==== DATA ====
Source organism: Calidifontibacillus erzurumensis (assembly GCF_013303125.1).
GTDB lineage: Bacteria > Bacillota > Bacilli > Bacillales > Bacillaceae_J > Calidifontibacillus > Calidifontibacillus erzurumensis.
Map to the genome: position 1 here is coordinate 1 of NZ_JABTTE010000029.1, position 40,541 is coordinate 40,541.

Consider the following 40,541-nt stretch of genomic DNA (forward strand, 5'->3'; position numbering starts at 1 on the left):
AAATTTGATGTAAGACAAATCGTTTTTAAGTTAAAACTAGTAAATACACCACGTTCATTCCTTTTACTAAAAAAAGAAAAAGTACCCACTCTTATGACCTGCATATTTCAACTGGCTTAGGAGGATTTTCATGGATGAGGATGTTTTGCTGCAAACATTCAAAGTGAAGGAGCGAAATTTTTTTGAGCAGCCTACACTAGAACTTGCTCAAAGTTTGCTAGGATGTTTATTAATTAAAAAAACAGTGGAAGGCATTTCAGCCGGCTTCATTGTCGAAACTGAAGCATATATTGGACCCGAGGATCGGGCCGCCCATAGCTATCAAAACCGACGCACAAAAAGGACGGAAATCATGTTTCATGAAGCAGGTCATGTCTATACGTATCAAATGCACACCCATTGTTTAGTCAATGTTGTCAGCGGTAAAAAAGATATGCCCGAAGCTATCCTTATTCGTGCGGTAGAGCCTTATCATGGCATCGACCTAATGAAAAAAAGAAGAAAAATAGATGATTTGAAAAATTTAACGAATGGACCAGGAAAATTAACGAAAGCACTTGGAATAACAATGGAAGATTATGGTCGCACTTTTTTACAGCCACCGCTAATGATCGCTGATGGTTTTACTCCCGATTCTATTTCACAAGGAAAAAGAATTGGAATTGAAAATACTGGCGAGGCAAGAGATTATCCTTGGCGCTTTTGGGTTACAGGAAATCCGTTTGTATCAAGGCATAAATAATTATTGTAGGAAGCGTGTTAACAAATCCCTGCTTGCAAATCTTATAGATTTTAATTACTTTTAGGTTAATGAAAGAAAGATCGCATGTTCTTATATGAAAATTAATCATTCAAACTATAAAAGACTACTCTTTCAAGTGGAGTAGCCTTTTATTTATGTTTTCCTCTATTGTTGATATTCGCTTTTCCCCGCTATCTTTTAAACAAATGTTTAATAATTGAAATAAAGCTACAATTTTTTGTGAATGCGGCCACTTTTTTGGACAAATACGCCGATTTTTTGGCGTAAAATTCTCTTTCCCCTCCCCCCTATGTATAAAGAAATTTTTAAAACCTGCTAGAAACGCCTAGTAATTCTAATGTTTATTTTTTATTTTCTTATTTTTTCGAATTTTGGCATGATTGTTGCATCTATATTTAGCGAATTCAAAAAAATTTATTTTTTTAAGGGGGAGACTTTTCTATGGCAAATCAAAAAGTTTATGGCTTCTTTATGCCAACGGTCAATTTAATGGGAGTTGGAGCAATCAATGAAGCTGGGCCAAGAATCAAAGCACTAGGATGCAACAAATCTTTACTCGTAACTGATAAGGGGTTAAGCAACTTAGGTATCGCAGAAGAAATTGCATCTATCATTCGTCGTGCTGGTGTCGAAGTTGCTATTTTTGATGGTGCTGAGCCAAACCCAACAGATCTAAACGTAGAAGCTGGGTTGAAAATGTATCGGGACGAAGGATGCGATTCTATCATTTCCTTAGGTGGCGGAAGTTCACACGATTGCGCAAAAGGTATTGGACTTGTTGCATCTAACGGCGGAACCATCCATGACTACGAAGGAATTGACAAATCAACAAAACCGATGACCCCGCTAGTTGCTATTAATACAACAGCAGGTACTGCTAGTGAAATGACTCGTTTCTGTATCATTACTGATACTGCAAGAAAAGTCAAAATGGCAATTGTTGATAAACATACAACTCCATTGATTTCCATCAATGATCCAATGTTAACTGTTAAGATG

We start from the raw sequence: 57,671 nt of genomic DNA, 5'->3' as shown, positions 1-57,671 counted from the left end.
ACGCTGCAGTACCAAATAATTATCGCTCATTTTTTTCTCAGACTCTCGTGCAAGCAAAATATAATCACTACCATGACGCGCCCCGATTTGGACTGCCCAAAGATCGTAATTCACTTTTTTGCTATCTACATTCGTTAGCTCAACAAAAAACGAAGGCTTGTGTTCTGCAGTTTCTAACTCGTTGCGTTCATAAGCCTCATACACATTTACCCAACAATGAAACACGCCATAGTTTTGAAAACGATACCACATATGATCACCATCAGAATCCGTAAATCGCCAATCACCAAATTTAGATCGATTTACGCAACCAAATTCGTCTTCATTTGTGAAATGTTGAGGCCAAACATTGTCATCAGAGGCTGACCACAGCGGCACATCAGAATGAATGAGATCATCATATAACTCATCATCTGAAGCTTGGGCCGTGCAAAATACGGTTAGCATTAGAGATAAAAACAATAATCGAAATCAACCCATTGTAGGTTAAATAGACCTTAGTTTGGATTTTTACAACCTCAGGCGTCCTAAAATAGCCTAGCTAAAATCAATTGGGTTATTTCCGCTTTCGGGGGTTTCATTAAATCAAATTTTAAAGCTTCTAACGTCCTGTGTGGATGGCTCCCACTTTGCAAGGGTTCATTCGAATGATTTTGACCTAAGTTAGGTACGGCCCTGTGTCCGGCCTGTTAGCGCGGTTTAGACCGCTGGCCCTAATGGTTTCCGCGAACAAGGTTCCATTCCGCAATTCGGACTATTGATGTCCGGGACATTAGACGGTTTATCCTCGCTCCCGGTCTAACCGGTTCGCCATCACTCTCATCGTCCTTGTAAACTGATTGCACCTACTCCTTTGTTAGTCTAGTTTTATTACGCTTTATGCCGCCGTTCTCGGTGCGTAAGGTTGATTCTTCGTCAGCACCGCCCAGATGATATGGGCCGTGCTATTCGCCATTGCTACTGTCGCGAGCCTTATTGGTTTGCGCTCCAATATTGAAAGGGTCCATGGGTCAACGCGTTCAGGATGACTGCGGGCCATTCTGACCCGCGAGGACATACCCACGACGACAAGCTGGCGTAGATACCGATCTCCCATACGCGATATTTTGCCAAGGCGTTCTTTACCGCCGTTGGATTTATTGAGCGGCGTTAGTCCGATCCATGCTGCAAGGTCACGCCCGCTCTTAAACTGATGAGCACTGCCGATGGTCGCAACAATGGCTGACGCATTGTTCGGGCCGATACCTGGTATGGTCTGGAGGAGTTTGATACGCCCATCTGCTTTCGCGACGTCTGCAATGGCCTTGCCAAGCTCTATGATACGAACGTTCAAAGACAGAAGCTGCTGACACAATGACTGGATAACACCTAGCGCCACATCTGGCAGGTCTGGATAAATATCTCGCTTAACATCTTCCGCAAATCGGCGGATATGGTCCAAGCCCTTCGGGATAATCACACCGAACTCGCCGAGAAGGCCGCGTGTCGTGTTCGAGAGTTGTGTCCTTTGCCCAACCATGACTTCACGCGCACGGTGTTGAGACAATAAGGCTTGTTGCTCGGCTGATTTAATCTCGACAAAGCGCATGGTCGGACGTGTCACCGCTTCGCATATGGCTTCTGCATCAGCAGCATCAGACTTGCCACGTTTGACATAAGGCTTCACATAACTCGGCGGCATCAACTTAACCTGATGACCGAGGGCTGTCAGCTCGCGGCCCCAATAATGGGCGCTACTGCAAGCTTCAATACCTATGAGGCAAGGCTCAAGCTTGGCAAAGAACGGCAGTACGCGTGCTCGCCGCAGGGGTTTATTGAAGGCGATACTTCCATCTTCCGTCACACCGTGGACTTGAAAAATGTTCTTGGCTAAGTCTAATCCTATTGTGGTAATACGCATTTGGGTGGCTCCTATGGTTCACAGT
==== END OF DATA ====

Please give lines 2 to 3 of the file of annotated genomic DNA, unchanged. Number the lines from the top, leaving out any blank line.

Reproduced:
GTDB lineage: Bacteria > Bacillota > Bacilli > Bacillales > Bacillaceae_J > Calidifontibacillus > Calidifontibacillus erzurumensis.
Map to the genome: position 1 here is coordinate 1 of NZ_JABTTE010000029.1, position 40,541 is coordinate 40,541.